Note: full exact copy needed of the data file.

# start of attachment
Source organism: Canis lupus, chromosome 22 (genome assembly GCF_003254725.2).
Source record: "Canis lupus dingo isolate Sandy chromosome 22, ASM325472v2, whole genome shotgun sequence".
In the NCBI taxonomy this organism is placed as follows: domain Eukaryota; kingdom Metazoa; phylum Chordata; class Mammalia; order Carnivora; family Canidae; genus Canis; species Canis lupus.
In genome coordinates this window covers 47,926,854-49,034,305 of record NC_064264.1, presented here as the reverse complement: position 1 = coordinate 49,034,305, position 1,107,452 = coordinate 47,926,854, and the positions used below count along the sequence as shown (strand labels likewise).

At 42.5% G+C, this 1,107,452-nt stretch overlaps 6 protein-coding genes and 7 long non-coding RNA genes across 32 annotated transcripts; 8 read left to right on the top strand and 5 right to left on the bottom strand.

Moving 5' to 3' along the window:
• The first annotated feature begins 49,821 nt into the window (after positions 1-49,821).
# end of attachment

Source organism: Canis lupus, chromosome 22 (genome assembly GCF_003254725.2).
Source record: "Canis lupus dingo isolate Sandy chromosome 22, ASM325472v2, whole genome shotgun sequence".
In the NCBI taxonomy this organism is placed as follows: domain Eukaryota; kingdom Metazoa; phylum Chordata; class Mammalia; order Carnivora; family Canidae; genus Canis; species Canis lupus.
In genome coordinates this window covers 47,926,854-49,034,305 of record NC_064264.1, presented here as the reverse complement: position 1 = coordinate 49,034,305, position 1,107,452 = coordinate 47,926,854, and the positions used below count along the sequence as shown (strand labels likewise).

At 42.5% G+C, this 1,107,452-nt stretch overlaps 6 protein-coding genes and 7 long non-coding RNA genes across 32 annotated transcripts; 8 read left to right on the top strand and 5 right to left on the bottom strand.

Moving 5' to 3' along the window:
• The first annotated feature begins 49,821 nt into the window (after positions 1-49,821).